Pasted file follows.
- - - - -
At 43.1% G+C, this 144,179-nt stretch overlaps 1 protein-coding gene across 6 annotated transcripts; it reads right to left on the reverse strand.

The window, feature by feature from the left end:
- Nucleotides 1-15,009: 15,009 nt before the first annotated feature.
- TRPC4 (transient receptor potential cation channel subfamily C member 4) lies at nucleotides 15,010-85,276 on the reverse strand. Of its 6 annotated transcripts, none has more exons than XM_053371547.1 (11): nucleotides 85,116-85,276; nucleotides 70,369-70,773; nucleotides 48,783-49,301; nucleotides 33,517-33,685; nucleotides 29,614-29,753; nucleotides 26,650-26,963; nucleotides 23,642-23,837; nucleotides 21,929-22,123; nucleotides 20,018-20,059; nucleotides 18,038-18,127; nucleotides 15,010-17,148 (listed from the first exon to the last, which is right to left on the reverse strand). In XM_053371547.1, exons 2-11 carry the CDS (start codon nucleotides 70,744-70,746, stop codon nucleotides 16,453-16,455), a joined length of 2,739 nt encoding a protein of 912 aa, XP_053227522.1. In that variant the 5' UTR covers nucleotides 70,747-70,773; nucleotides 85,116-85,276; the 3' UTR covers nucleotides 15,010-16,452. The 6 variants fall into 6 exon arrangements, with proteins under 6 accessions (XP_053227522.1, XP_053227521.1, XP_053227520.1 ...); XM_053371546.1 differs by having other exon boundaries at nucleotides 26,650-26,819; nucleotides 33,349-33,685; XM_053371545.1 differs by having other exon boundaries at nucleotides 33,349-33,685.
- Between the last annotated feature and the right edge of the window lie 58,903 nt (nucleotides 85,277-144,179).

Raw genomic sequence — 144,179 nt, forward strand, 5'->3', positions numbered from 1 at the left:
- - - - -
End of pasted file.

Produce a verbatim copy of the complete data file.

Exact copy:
At 43.1% G+C, this 144,179-nt stretch overlaps 1 protein-coding gene across 6 annotated transcripts; it reads right to left on the reverse strand.

The window, feature by feature from the left end:
- Nucleotides 1-15,009: 15,009 nt before the first annotated feature.
- TRPC4 (transient receptor potential cation channel subfamily C member 4) lies at nucleotides 15,010-85,276 on the reverse strand. Of its 6 annotated transcripts, none has more exons than XM_053371547.1 (11): nucleotides 85,116-85,276; nucleotides 70,369-70,773; nucleotides 48,783-49,301; nucleotides 33,517-33,685; nucleotides 29,614-29,753; nucleotides 26,650-26,963; nucleotides 23,642-23,837; nucleotides 21,929-22,123; nucleotides 20,018-20,059; nucleotides 18,038-18,127; nucleotides 15,010-17,148 (listed from the first exon to the last, which is right to left on the reverse strand). In XM_053371547.1, exons 2-11 carry the CDS (start codon nucleotides 70,744-70,746, stop codon nucleotides 16,453-16,455), a joined length of 2,739 nt encoding a protein of 912 aa, XP_053227522.1. In that variant the 5' UTR covers nucleotides 70,747-70,773; nucleotides 85,116-85,276; the 3' UTR covers nucleotides 15,010-16,452. The 6 variants fall into 6 exon arrangements, with proteins under 6 accessions (XP_053227522.1, XP_053227521.1, XP_053227520.1 ...); XM_053371546.1 differs by having other exon boundaries at nucleotides 26,650-26,819; nucleotides 33,349-33,685; XM_053371545.1 differs by having other exon boundaries at nucleotides 33,349-33,685.
- Between the last annotated feature and the right edge of the window lie 58,903 nt (nucleotides 85,277-144,179).

Raw genomic sequence — 144,179 nt, forward strand, 5'->3', positions numbered from 1 at the left: